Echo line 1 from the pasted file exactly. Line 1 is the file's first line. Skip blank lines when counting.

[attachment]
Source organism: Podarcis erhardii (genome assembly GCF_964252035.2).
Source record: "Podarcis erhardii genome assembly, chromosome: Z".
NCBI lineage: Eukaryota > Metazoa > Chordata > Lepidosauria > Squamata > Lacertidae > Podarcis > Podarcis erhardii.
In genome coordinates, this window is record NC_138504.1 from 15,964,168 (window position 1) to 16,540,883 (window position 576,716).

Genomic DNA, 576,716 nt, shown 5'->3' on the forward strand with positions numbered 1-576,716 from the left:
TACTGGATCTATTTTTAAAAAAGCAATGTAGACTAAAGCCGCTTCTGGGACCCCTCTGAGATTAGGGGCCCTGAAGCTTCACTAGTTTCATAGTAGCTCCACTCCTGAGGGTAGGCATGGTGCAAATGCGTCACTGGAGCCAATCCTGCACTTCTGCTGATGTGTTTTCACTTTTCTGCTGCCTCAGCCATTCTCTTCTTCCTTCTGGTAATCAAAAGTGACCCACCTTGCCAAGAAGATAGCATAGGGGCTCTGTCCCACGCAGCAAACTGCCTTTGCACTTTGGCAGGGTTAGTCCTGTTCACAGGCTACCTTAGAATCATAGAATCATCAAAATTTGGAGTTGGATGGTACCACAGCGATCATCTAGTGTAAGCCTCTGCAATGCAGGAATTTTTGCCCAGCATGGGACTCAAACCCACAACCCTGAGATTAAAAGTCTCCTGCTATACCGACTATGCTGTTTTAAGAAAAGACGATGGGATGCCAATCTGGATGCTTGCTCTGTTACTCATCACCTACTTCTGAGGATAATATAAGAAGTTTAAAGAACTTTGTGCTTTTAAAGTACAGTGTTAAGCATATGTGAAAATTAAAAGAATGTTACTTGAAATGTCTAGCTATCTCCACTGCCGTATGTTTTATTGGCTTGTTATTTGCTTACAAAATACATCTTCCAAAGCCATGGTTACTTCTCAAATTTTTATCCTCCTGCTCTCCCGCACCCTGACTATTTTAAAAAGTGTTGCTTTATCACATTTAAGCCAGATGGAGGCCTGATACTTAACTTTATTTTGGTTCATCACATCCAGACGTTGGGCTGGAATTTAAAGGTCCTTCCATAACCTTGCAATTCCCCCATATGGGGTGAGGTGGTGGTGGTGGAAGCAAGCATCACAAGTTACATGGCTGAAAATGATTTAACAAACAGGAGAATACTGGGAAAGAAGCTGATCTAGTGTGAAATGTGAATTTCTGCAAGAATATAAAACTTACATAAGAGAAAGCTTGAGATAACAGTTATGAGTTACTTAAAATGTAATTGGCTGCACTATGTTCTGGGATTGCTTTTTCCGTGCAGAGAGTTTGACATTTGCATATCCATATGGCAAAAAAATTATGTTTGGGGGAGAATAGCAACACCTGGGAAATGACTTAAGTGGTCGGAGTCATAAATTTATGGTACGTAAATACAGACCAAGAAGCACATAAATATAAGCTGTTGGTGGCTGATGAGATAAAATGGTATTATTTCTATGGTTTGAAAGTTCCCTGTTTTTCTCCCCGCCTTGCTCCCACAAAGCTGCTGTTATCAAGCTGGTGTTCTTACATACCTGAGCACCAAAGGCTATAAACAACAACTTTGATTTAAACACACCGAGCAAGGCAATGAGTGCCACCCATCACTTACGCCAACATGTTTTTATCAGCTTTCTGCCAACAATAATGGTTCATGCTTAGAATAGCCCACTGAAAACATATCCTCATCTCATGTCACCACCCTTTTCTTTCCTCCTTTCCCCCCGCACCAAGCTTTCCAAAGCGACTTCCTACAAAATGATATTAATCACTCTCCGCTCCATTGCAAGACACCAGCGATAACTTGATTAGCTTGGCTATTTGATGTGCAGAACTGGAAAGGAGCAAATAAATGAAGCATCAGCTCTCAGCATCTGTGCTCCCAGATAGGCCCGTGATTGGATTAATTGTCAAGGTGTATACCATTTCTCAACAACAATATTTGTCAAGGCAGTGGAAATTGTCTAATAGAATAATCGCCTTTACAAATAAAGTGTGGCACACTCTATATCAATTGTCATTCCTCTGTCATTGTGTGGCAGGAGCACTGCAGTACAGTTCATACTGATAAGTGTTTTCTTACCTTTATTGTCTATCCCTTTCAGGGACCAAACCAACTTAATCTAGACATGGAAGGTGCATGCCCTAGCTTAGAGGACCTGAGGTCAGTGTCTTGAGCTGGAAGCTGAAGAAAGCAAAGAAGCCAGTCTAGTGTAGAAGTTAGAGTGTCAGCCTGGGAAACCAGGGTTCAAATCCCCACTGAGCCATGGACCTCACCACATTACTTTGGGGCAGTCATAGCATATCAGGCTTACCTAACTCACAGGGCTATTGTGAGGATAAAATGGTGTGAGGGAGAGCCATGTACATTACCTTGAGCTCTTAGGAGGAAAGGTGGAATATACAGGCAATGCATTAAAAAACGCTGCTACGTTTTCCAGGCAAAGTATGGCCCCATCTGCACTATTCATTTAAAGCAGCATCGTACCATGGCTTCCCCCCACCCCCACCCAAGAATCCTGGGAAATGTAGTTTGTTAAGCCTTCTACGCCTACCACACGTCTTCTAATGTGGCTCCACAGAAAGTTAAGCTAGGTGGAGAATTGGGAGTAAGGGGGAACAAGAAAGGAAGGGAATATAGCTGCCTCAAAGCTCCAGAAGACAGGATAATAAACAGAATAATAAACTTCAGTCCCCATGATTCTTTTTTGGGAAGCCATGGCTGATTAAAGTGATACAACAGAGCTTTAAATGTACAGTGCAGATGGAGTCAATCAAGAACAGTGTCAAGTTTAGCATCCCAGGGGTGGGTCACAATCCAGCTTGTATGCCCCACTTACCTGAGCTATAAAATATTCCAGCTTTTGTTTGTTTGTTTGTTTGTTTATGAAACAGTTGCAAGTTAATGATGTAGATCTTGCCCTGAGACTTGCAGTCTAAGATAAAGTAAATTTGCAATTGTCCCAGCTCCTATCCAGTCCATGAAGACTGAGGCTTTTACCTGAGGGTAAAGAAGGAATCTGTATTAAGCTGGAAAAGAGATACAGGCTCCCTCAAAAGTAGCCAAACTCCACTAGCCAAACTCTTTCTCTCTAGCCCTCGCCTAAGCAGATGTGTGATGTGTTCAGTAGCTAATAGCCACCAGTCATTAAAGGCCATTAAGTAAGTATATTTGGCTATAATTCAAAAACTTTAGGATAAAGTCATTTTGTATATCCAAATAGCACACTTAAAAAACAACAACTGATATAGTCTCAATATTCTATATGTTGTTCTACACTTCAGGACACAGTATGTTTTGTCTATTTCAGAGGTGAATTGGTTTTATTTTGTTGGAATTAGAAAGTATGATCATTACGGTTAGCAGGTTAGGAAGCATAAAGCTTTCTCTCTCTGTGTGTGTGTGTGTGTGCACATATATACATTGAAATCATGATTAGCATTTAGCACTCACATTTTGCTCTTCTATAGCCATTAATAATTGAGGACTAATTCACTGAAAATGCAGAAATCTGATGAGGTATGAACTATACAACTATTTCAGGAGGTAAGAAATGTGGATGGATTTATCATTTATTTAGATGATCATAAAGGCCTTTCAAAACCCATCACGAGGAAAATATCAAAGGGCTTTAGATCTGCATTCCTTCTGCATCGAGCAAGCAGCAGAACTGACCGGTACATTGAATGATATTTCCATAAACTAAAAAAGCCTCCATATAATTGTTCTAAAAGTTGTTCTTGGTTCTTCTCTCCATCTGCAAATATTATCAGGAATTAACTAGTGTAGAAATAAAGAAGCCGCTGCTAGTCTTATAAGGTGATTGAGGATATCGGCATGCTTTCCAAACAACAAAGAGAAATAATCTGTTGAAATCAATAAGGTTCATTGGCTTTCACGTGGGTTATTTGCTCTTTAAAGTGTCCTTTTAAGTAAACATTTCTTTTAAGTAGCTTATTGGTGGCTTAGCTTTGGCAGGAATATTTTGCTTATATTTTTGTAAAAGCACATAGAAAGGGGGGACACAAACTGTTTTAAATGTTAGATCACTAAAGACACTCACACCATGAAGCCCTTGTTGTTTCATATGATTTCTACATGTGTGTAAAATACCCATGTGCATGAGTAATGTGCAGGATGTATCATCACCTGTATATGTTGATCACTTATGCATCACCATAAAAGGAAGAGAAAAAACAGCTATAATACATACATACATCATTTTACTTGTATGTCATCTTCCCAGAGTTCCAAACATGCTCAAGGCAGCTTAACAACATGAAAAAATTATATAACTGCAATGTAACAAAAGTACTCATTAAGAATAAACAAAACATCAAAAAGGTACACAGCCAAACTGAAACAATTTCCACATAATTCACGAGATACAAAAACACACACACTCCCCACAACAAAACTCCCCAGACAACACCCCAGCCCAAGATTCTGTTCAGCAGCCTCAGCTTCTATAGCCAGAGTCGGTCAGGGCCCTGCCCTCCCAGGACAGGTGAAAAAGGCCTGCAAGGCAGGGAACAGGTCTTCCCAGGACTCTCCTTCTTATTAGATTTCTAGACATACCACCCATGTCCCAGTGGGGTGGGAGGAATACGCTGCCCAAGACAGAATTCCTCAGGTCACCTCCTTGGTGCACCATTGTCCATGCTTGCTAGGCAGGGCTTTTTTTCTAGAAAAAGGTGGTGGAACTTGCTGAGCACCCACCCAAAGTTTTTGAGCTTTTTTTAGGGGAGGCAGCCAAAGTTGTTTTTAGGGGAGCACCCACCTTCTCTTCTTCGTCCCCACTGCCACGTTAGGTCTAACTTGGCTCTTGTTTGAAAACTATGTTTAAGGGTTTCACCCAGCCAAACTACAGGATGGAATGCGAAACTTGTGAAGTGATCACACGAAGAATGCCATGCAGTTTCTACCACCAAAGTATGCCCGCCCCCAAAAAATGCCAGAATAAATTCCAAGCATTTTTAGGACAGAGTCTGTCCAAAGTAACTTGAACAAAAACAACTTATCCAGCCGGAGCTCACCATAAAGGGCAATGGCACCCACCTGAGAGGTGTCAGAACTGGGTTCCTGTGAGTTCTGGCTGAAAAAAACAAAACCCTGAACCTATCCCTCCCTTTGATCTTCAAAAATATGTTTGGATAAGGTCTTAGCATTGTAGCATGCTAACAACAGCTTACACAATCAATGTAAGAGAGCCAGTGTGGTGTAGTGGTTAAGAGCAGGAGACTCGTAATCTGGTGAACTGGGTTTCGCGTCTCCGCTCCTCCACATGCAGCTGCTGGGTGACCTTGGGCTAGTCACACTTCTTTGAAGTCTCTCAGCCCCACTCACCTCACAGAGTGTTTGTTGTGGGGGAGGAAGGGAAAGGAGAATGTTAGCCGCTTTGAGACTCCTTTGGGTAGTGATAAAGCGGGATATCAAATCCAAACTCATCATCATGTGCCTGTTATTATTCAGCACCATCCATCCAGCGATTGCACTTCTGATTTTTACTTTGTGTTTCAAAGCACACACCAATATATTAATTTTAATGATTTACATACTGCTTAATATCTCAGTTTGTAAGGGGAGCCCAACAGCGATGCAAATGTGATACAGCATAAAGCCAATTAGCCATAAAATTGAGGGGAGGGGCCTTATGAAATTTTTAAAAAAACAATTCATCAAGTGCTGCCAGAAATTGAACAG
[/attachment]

Source organism: Podarcis erhardii (genome assembly GCF_964252035.2).